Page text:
Scale models

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Scale models

  1. 1. Agenda<br />Turn in completed concept board with rubric and reflection filled out by the end of the day today<br />Scale Model Notes and Blog Questions<br />Begin working scale model<br />Worktime<br />Next Class: More scale models<br />Homework: Posting Homework Assignment and Scale Model questions due next class!<br />
  2. 2. Unit 3: Professional Practices and Client Communication<br />SCALE MODELING<br />
  3. 3. Scale Models<br />Definition: a representation or copy of an object that is larger or smaller than the actual size of the object <br />Most often the scale model is smaller than the original and used as a guide to making the object in full size<br />
  4. 4. Purpose<br />Allows designers to study the volume of a given space<br />Models reveal the 3-d qualities of a form<br />Provide designers opportunities to study and review the elements of a design<br />
  5. 5. Scale Model: Visual Information<br />Finishes<br />Materials<br />Colors<br />Textures<br />All information presented in accurate scale<br />
  6. 6. Model Makers<br />Working models are often created by the interior designer or architect<br />Presentation models are often created by full-time model markers on staff or professional model making companies<br />Professionals have a wider variety of materials to build with including molds; saws and laser cutters<br />
  7. 7. Types of Scale Models<br />Study Model/Working Models: quickly constructed to reflect the preliminary nature of the design<br />Presentation/Finished Models: present a finalized, fully developed design with a great deal of detail and high levels of craftsmanship<br />
  8. 8. Working Scale Model<br />Components<br />Floor plans as a base<br />Interior elevations rendered onto the walls<br />Elevations attached to the floor plan<br />Can be glued into place to be permanent<br />Can be hinged with a strip of tape for flipping up and down to allow easy transportation<br />
  9. 9. Working Scale Model<br />Advantages <br />Elevations can moved and taped into place as needed for study and review<br />Uses drawing skills as an aid in model making<br />Can be dismantled and stored flat for easy transportation<br />Limitations<br />Does not show design details as accurately as presentation models<br />Less realistic in terms of space than presentation models<br />
  10. 10. Presentation Scale Model<br />Components<br />Accurate representation of walls; flooring; ceilings and furniture:<br />Textures<br />Materials<br />Finishes<br />Colors<br />
  11. 11. Presentation Scale Model<br />Advantages<br />Shows design details such as finishes; colors; materials; textures<br />Gives a highly accurate representation of the space<br />Limitations<br />Costly to create<br />Time intensive<br />Requires expensive tools<br />Most often created by model making teams of professionals<br />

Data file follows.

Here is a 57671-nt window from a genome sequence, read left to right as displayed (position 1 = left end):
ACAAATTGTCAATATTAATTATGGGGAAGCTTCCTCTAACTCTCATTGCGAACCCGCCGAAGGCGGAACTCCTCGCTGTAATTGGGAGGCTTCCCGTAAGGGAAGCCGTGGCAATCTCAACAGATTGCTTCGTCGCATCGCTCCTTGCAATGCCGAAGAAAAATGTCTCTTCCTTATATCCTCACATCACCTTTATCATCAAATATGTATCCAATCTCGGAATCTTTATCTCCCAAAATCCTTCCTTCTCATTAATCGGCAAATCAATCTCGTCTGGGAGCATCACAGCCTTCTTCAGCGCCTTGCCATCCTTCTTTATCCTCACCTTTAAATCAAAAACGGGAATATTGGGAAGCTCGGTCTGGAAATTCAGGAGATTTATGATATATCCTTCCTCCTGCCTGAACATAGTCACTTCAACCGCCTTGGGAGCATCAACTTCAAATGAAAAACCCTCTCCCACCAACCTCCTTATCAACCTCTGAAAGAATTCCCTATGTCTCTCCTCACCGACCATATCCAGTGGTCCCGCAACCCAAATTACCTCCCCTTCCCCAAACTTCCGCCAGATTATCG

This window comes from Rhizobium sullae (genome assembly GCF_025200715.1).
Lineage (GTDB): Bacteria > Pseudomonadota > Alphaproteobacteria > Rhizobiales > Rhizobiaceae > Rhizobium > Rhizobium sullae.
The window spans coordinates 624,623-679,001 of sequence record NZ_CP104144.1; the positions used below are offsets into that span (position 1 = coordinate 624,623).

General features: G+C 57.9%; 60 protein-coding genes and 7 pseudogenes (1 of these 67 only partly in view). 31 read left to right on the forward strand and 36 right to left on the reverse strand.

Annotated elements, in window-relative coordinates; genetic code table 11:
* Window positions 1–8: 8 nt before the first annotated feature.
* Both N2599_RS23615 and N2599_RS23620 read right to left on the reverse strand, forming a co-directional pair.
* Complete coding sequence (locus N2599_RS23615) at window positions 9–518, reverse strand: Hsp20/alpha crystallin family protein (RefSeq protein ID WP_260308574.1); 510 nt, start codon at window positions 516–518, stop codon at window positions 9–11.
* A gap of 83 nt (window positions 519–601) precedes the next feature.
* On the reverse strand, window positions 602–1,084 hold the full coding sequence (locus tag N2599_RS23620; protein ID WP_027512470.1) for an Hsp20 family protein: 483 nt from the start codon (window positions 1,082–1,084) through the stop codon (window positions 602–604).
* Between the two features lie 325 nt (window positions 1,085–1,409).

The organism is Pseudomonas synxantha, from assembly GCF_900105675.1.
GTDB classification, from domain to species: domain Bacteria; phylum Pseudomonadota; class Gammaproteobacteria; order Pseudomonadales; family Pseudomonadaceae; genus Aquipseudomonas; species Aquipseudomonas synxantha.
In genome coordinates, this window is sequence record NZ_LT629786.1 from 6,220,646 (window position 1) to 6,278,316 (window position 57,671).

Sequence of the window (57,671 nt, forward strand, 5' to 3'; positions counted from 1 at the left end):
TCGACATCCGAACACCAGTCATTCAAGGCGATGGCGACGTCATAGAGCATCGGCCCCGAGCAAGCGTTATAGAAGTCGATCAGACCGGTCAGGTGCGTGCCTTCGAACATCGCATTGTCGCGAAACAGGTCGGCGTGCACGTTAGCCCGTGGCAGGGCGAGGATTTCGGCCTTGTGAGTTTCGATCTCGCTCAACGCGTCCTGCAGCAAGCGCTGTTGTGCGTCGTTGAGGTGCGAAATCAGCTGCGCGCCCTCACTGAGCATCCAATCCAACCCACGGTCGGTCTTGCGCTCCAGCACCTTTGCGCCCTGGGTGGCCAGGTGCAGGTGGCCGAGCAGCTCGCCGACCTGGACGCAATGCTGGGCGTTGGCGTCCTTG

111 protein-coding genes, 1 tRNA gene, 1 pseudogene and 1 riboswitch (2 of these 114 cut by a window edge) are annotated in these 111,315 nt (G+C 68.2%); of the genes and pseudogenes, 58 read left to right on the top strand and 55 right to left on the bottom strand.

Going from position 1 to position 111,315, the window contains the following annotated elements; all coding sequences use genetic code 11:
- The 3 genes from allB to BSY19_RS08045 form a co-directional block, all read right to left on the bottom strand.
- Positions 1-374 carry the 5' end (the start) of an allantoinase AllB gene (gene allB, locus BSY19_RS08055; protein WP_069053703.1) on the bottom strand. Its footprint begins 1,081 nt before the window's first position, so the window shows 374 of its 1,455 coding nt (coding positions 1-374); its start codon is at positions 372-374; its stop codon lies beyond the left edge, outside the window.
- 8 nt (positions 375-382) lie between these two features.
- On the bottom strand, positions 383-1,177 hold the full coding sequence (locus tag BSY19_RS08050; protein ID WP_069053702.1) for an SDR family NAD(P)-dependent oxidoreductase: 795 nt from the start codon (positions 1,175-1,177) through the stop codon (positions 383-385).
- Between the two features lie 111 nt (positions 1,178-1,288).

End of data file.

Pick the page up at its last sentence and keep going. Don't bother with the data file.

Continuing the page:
12. 12. Choosing Your Model – Working Model<br />Decide on its purpose<br />For study and refinement of an in-progress design – create a study model<br />To communicate the function of a space – create a study model so that details don’t become the focus of the model<br />
  13. 13. Choosing Your Model – Presentation Models<br />Decide on its purpose<br />To present a fully developed design to a client – create a presentation model<br />Publicly funded projects require presentation models to gain public approval or funding from investors – must consider the audience carefully and model must work to carefully communicate the design<br />
  14. 14. Our Scale Models<br />You will be making 2 scale models of a section of your apartment<br />One working model of your entire apartment<br />One presentation model of 2 to 3 rooms of your apartment<br />
  15. 15. Step 1: Floor Plan Base<br />Using a pencil and a ruler, lightly trace the floor plan of your apartment - both interior and exterior walls and furniture onto Bristol Board.<br />Trace over the doors and windows but don’t worry about coloring them or adding in the swing of the doors<br />You do not need to trace the graph paper lines<br />You do not need to label anything<br />Cut out your exterior walls using a ruler and X-acto knife – make sure to cut atop something else – not just the desk!<br />
  16. 16. Starting Your Working Model – Step 2: Wall Numbering<br />Assign a number, in pencil, next to each wall of your apartment<br />Assign the same number, very lightly in pencil, next to the same walls of your floor plan<br />This will help make assembly easier<br />